Online Education Advice

After my Father’s death, I am considering a life change.
A new job, & maybe leaving Tennessee, too.

I need advice about online education.

What I have:
[li]A Liberal Arts Degree[/li][li]15 years in Aerial Photography[/li][li]Medical Terminology training[/li][li]Sub-professional library experience.[/li][li]Good general work habits[/li][li]Poor to moderate computer training.[/li][li] Current income $25k-$30k[/li][li]I can pass a credit check? background check.[/li][li]I am willing to leave Tennessee[/li][/ul]

I want:
[li]A certificate program[/li][li]$35k+ income[/li][li]Skills that cane get me out of Tennessee[/li][/ul]

[li]No emergency medicine/fire/police gigs.[/li][li]Not a degree program[/li][/ul]

Dopers–hook me up.
What kind of training can I get.


Rather than online education, I recommend that you look into in-person education or training. You might visit the admissions department of the local community college or state university and talk to them about what sort of programs they offer. You mentioned not wanting emergency medicine, but are you open to other medical jobs? There are various skilled positions in a hospital, some of which you can qualify for without a degree.

The local curricula are stunted & backward.

Online offers a variety.


I’m at a loss, I thought I had a good suggestion but I see that you don’t want a degree. I’ll give the suggestion with the caveat that I understand it may not work for you, but they do have many options. Western Governor’s University, it’s one of the most respectable online schools. Heathcare IT? It’s a degree, but comes with certifications.

I would recommend Charter Oak State College in Connecticut, but it also emphasizes degree programs. So you might look at Thomas Edison State College in New Jersey, which has some certificate programs (eighteen credits required, according to the Wikipedia article). But I question whether you will be as employable with an online certificate as opposed to one from a traditional school. So despite how “stunted & backward” you find the local schools and/or citizens, I urge you to first think about an in-person course.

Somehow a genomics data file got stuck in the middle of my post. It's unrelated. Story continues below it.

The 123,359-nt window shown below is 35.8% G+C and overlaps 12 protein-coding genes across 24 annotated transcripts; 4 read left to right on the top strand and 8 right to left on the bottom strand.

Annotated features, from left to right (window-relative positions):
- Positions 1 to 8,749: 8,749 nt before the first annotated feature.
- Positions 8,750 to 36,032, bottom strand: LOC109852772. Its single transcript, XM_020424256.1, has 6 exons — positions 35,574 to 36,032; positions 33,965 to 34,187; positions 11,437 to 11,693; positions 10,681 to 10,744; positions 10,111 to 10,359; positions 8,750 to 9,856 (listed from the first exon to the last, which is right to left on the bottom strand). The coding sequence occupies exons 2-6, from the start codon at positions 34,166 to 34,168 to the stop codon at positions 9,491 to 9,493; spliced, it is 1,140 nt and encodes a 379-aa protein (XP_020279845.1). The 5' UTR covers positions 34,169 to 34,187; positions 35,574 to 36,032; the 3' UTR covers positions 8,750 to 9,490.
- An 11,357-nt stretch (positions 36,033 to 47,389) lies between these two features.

And another thing. Given that your father’s passing is still quite recent, don’t do anything too rash.

To begin with, yes leave Tennessee, I was born in Memphis, grew up in Tazewell, left at 21 and never regretted it. It is a stunted place for many reasons.

Are you detail oriented? Does following/developing processes interest you? I am seeing a lot of hospitals advertiseing for Business Analysts. I mention hospitals because of your medical terminology experience.

There are online PMP and BA classes to take, Six sigma may also help.

As for pay my last gig as a BA paid $57 hr/ full time. I am normally employed at the 85-110 K range. I expect you could start out at the 40K area until you have some experience to market yourself.
Just my $0.02

I heard that.

And I’m still listening to everybody.

Why not a degree?

Takes too long.

I know this has nothing to do with what you are specifically looking for, but online classes (mostly) blow. They blow for the student taking them, and if you get your certification online only it tends to be worth less.

Have you considered Teach for America? It will do a lot of the things that you seem to be looking for, and it will do them sort of quickly. If you hate teaching after three years you will at least be in a new place having done a little bit of good for the world and with more new skills.

Except that Teach for America isn’t something one can casually choose to do; it’s extremely competitive. Per Wikipedia, “The organization received more than 48,000 applications for its 2012 corps, resulting in 5,800 new corps members in 46 regions.”

Yep, TFA is pretty much for hotshots just out of top schools.

Local university has 40+ departments, a dozen graduate degrees, and 20 + interdisciplinary programs. Stunted and backward? Hardly.

Really? I know a few TFA teachers and…nevermind. I won’t stereotype.

Anyway, if not TFA a similar program. There are others out there. I very nearly joined the Newark Montclair Urban Teaching Residency program when I first moved to New Jersey (before deciding to go a different way with my life). They exist. TFA is just big and famous.

A bump.

Why are you bumping your own year-old thread? Did you take any of the advice you were given? Has anything changed?

What Dewey said. You’d be a year into a degree program if you hadn’t dismissed it out of hand; now, presumably, you’re a year older, still stuck, with no change and no plan. What’s different about your outlook now that people can use to point you in the ‘right’ direction? Did anything at all change?

Phlebotomypays very well for such a short program of study.